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"I was Fire and Flame..."      Anna Dengel

The Society of Catholic Medical Missionaries, known as Medical Mission Sisters, was founded in 1925 in Washington DC, by a young Austrian doctor named Anna Dengel.


Anna was born in 1892, in the Austrian Tyrol. From an early age, she had cherished a desire to become a missionary. As a girl she had distributed mission leaflets and studied languages in preparation. A chance meeting one day with a Sister of Charity selling lace to raise money for the missions set Anna on the start of what proved to be an incredible journey through life... Anna bought some lace and found it wrapped in a pamphlet giving information about a missionary nursing school. Further enquiries led Anna to Dr Agnes McLaren.

Anna Dengel
Agnes McLaren

Agnes McLaren was born in Edinburgh, in 1837, into a politically prominent family. As a result, she was exposed to a wide range of issues and personalities that were current in Victorian Society. Contrary to the norm, Agnes’ parents supported the idea of education for women. Agnes was encouraged to follow her own interests and in 1878 became only the tenth woman in Britain to qualify as a doctor. Drawing on her enormous experience, network of contacts and family standing, Agnes devoted her entire life to the cause of social justice for women, including suffrage, admission to university and professional education, human trafficking and rights for prostitutes and prisoners.

Within MMS, Agnes is remembered for her efforts to improve the lives of women in Rawalpindi, northern India (now Pakistan). Custom and religious beliefs prevented women from being seen by men outside the immediate family and so medical treatment could not be accepted from male doctors. Female physicians were rare. Agnes visited India and witnessed suffering, sickness and death that could often have been prevented with good medical and nursing care.

St Catherine's Hospital

In response to what she had seen, Agnes established a support group of women in London - The London Committee - that would publicise and raise funds for a hospital where women would be attended by women. In 1909, St Catherine's, a 16-bed hospital, was opened.


Agnes experienced many frustrations in her attempts to recruit suitable staff, but was supported by the Franciscan Missionaries of Mary who helped run the new hospital. In 1912 she was forwarded a letter from a young Austrian woman – Anna Dengel.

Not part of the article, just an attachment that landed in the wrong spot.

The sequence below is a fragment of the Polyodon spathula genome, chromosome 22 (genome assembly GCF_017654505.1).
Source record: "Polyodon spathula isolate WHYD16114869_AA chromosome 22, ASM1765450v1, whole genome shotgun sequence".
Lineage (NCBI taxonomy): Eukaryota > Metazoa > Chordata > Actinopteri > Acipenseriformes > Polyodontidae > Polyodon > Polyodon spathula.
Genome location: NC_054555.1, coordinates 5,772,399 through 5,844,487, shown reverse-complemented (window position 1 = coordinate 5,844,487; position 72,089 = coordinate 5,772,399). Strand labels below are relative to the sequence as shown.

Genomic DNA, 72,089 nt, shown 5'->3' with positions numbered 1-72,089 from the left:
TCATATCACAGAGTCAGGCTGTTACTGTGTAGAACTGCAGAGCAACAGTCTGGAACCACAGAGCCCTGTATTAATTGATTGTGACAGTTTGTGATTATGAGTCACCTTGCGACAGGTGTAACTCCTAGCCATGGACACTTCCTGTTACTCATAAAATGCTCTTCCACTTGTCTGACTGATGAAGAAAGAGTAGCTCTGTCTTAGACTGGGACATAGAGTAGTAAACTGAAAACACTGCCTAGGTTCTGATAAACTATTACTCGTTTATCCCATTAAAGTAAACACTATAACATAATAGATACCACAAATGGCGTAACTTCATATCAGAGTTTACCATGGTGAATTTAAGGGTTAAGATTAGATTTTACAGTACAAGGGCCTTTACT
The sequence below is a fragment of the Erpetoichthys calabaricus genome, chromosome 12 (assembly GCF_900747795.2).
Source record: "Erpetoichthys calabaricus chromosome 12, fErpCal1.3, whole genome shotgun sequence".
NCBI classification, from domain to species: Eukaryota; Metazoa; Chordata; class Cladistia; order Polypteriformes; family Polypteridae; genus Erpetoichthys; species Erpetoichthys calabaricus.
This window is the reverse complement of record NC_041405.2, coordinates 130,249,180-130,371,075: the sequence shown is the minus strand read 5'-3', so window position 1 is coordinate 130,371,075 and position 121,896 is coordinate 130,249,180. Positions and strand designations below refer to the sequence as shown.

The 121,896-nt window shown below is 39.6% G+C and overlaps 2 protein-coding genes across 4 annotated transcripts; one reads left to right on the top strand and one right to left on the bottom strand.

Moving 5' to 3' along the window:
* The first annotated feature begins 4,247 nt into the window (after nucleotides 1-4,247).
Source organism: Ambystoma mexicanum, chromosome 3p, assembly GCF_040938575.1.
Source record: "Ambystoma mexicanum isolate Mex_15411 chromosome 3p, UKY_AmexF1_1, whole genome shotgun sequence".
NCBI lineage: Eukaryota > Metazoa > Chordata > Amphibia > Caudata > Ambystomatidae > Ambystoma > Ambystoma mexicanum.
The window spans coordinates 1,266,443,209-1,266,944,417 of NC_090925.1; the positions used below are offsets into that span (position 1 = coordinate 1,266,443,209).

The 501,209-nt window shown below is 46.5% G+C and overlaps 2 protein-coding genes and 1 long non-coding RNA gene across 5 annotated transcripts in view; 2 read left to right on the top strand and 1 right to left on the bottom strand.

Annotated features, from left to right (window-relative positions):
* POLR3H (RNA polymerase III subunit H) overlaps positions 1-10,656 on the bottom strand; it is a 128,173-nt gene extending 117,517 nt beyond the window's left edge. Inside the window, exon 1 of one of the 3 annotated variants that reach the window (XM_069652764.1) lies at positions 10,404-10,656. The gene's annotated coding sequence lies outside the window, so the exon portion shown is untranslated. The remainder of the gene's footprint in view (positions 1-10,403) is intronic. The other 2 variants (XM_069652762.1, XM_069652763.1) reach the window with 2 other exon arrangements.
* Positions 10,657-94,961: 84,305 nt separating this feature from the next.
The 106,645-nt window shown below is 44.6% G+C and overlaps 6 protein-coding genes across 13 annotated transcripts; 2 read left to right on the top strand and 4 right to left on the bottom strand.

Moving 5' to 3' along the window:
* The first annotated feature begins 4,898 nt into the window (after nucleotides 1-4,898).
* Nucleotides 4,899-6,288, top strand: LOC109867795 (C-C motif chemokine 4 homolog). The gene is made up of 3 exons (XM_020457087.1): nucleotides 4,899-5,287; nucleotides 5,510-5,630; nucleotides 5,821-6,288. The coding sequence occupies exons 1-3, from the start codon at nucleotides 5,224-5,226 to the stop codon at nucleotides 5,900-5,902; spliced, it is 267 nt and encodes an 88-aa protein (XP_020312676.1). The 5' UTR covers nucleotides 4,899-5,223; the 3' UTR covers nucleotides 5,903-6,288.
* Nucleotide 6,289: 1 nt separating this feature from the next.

Anna and Dr McLaren never actually met, communicating only by letter. Anna was enthusiastic about Dr McLaren's ideas for India and it was agreed that Anna would study medicine at University College Cork. Sadly, Dr McLaren died a few months before Anna was due to commence her studies, in 1913. This was a great loss for Anna, a young woman about to embark on an exciting yet frightening challenge. Nevertheless, Anna continued with her medical studies, supported by the London Committee.

Anna Dengel

Anna graduated from Cork in 1919. She practiced in England for a year, before leaving in 1920 for Rawalpindi. As had been Dr McLaren's experience before her, Anna was deeply touched by the suffering she witnessed, and overwhelmed by the need. Finding lay women who would work in such difficult and remote circumstances was almost impossible: Anna saw that the only way forward would be the formation of a group of female health workers trained in all branches of health care who would dedicate their lives to the medical mission apostolate as religious sisters.

At that time, however, priests and sisters were forbidden by the Catholic Church to study and practice medicine and midwifery. In her 70's, Dr McLaren travelled to Rome five times to petition for a change in this law, unaltered since 1263! It took some 25 years more, in 1936, for the Church to approve and encourage such work.


Anna left Rawalpindi in 1924, returning to London. A few months later, accompanied by Miss Pauline Willis, an American residing in England and a member of the London Committee, Anna set off for America to raise funds and "make the cause known". Before leaving, Anna was given a piece of advice: "Take two bags with you, a very big one for all the disappointments and heartaches and a little one for the nice things!"


After much travelling, public speaking and many meetings with clergy, Anna was granted permission by the Catholic Church for the foundation of the Society of Catholic Medical Missionaries.

In Washington DC, at 1000 Newton Street, the "First Four" came together. Anna was joined by Dr Joanna Lyons, Miss Mary Evelyn Flieger and Miss Marie Ulbrich, and on 30th September 1925 the Society of Catholic Medical Missionaries was born.

The First Four
1000 Newton Street



Fire and Flame, The Legacy of Anna Dengel - by Medical Mission Sisters


History of the Society of Catholic Medical Missionaries, Pre-foundation to 1968 - by Medical Mission Sisters


She Stepped Out of her Class, The Life and Times of Agnes McLaren - by Janet Gottschalk MMS


Medical Mission Sisters Archives - London

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